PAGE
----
AIG Warned of 'Crisis' if Government Didn't Help

The company warns, in its presentation, that the effects of a failure would spread far beyond its core insurance business. It says the value of the U.S. dollar would suffer on international markets; that bond markets would be placed under additional stress; that money-market funds might be forced to reduce their returns to investors; and that Boeing, the nation's largest maker of airliners, might be forced to make new layoffs if AIG's plane-leasing operation closed down

Harvard economist Kenneth Rogoff told ABC News that the federal government will have to "continue propping up AIG until they've got a plan for the financial sector because for a lot of the big financial institutions, if AIG goes under they're going to lose a lot of money."

"They have trades with AIG where they're just going to lose their shirt and then the financial institutions are going to come to Washington," Rogoff said. "We need a complete plan."

Not everyone was convinced.

"Whenever you hear the phrase 'systemic risk,' it's shorthand for 'we're really in trouble and need money,'" said Barry Ritholtz, director for Equity Research for Fusion IQ and author of "Bailout Nation." "I'm very skeptical of what's called systemic risk."

Ritholtz acknowledged that it's extremely difficult to determine what "potentially" could happen, but said it "certainly smells like scare tactics."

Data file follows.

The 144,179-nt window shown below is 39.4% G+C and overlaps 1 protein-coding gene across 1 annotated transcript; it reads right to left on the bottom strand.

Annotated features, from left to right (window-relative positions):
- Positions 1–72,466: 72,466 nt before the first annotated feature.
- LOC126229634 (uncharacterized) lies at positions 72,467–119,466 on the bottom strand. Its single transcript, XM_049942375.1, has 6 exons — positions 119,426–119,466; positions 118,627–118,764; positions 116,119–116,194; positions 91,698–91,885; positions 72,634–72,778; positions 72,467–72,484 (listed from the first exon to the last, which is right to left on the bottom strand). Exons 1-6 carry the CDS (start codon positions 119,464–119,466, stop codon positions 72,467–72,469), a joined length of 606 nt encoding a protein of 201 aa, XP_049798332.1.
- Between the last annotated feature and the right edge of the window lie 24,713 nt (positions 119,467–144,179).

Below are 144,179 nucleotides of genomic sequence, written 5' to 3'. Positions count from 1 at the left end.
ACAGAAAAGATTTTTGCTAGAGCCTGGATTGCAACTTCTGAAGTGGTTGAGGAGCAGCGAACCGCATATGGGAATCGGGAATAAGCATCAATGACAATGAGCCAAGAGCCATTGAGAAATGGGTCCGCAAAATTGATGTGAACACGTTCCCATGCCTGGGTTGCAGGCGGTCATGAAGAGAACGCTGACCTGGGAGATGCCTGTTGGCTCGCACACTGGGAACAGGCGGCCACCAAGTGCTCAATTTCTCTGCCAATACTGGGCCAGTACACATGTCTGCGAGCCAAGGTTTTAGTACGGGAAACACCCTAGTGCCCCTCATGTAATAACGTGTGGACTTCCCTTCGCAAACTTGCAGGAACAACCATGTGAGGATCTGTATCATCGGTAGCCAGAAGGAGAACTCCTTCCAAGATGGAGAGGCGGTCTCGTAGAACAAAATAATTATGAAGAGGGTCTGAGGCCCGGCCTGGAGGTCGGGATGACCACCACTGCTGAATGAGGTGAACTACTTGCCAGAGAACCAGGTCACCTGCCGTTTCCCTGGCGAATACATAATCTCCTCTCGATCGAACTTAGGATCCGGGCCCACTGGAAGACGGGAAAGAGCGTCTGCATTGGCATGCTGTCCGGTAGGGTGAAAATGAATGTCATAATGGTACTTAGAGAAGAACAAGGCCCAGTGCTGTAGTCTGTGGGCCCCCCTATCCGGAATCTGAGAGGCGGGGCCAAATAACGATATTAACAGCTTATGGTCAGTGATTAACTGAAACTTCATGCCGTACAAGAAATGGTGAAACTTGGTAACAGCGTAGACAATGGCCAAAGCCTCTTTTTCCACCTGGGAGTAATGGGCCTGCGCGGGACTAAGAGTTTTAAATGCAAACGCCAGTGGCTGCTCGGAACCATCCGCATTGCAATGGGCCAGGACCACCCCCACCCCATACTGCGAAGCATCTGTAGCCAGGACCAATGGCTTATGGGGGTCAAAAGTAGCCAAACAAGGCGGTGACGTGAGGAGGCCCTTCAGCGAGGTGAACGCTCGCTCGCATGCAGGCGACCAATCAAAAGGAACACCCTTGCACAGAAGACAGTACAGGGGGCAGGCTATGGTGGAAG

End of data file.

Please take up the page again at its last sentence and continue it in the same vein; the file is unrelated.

"If it just takes scare tactics to squeeze a billion dollars out of you, they'll use scare tactics," he said.

The report, sources say, was submitted to federal regulators. A source who asked not to be identified said he believed Treasury Secretary Timothy Geithner saw the report before the AIG bailout, but the Treasury Department could not confirm that.

Geithner said he was concerned about ripple effects from an AIG failure when he testified to Congress on March 4.

"Millions of Americans here and around the world depend on AIG for insurance policies and a range of different types of savings products," he continued. "So the judgment your government made in that context was, and I think it was the right judgment, that the effect on confidence would have been very dramatic, I think more dramatic than even in the case with the failure of a major investment bank."

"It would be much better for us and for you if we had another alternative to this path that would contain the damage to the economy as a whole, but that alternative does not exist," Geithner concluded.

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